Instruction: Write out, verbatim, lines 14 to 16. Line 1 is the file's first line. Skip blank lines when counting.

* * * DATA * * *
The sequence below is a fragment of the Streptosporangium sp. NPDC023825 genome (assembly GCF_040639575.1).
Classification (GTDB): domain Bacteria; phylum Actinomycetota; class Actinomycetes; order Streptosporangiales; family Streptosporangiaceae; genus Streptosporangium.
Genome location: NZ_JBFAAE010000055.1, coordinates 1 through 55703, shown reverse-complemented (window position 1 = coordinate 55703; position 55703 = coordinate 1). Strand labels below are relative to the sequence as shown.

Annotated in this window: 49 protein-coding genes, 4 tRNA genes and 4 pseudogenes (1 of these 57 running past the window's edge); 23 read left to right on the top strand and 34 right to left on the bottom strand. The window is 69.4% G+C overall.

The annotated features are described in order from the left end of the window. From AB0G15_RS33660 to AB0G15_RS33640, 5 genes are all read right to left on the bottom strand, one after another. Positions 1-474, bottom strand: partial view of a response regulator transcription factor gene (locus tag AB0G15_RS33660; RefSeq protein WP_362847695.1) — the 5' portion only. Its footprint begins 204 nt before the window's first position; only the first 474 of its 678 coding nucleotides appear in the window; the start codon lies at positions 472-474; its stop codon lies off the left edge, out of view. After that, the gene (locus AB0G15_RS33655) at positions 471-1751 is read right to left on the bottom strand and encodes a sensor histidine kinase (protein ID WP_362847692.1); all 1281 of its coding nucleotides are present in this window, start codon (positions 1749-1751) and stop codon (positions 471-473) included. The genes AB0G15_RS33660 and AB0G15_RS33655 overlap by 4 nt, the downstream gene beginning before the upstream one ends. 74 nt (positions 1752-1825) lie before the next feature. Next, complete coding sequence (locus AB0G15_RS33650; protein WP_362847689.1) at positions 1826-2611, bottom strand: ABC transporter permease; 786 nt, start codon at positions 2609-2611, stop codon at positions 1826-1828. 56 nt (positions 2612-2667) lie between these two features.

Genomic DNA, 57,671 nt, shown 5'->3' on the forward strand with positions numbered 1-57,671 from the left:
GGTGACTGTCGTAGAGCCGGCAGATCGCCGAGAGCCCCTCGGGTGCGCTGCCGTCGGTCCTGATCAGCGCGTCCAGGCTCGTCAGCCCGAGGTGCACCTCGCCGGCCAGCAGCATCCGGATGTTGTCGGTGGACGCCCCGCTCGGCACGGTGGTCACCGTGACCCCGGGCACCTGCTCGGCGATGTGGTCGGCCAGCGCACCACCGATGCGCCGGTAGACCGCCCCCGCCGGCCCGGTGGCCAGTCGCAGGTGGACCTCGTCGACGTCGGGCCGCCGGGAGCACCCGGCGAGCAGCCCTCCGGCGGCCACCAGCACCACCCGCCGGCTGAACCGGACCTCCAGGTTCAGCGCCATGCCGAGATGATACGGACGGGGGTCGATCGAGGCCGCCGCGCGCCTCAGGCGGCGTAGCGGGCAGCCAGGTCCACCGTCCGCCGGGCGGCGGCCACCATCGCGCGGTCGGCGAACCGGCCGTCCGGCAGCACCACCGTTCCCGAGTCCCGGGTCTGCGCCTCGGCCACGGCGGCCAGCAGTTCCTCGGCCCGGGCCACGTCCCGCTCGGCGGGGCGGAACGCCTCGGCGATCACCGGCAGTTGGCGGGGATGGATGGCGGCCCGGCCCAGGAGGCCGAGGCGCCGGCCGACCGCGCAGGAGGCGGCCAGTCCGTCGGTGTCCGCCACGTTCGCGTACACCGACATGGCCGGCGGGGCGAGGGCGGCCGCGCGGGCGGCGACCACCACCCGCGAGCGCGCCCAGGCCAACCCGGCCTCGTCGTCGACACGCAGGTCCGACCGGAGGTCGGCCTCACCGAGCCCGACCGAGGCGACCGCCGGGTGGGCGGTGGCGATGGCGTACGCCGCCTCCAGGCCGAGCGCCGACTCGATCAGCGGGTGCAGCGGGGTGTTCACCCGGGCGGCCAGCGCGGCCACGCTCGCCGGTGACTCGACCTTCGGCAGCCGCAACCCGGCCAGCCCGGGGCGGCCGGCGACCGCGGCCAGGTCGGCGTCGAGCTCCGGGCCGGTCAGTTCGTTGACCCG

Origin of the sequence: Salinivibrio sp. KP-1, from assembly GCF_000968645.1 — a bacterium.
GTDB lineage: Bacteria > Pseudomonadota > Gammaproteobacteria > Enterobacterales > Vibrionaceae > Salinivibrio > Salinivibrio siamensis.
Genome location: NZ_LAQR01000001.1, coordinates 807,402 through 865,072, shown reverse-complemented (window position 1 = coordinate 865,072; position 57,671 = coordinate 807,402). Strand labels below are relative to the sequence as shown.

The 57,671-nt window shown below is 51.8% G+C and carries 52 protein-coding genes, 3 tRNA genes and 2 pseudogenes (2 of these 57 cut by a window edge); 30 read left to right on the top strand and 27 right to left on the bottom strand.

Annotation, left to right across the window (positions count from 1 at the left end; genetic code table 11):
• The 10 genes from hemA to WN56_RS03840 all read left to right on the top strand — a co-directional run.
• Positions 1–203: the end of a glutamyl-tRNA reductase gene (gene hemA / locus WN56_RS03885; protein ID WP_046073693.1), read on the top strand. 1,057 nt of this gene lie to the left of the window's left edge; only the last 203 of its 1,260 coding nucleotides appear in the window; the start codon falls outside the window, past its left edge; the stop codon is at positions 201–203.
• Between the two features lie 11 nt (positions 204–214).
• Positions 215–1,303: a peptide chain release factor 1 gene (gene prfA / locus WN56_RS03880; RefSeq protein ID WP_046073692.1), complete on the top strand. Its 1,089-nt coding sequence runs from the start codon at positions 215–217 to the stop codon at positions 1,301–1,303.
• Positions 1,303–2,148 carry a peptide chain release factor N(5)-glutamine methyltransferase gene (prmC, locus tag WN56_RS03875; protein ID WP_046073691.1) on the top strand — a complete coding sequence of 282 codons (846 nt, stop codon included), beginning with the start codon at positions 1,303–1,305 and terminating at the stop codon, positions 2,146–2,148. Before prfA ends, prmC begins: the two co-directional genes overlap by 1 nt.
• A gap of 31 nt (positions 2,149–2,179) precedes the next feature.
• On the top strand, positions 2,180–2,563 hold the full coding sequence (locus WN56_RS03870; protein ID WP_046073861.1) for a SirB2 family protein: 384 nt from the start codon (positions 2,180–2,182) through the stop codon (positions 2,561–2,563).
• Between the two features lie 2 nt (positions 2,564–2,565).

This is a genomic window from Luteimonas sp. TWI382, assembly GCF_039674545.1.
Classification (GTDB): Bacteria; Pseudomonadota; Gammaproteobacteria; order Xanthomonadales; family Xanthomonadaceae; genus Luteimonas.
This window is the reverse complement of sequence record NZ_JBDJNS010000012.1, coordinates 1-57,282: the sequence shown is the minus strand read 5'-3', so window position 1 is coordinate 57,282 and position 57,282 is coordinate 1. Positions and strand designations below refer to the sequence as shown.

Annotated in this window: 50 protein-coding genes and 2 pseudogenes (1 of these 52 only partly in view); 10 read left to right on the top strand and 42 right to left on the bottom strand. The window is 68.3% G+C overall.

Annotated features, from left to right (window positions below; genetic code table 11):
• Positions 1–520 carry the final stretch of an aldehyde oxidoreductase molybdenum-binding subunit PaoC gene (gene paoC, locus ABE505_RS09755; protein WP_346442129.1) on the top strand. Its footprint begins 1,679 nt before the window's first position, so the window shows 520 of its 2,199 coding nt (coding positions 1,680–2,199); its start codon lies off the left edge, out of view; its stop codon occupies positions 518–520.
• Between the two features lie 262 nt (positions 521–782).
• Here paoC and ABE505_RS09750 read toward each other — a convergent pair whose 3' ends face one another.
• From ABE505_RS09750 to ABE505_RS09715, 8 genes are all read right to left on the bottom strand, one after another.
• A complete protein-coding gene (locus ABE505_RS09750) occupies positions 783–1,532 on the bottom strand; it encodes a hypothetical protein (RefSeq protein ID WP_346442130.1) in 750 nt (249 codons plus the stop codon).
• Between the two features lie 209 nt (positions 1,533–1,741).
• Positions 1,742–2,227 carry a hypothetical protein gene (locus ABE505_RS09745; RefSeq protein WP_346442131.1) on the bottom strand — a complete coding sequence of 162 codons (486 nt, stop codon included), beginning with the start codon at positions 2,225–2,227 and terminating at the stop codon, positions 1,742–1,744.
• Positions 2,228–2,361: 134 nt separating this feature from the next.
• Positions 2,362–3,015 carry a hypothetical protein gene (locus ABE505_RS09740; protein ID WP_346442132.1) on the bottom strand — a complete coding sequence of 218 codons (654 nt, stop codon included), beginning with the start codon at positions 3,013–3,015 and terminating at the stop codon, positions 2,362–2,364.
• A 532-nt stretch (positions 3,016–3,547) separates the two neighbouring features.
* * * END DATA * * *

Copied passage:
• Positions 1–203: the end of a glutamyl-tRNA reductase gene (gene hemA / locus WN56_RS03885; protein ID WP_046073693.1), read on the top strand. 1,057 nt of this gene lie to the left of the window's left edge; only the last 203 of its 1,260 coding nucleotides appear in the window; the start codon falls outside the window, past its left edge; the stop codon is at positions 201–203.
• Between the two features lie 11 nt (positions 204–214).
• Positions 215–1,303: a peptide chain release factor 1 gene (gene prfA / locus WN56_RS03880; RefSeq protein ID WP_046073692.1), complete on the top strand. Its 1,089-nt coding sequence runs from the start codon at positions 215–217 to the stop codon at positions 1,301–1,303.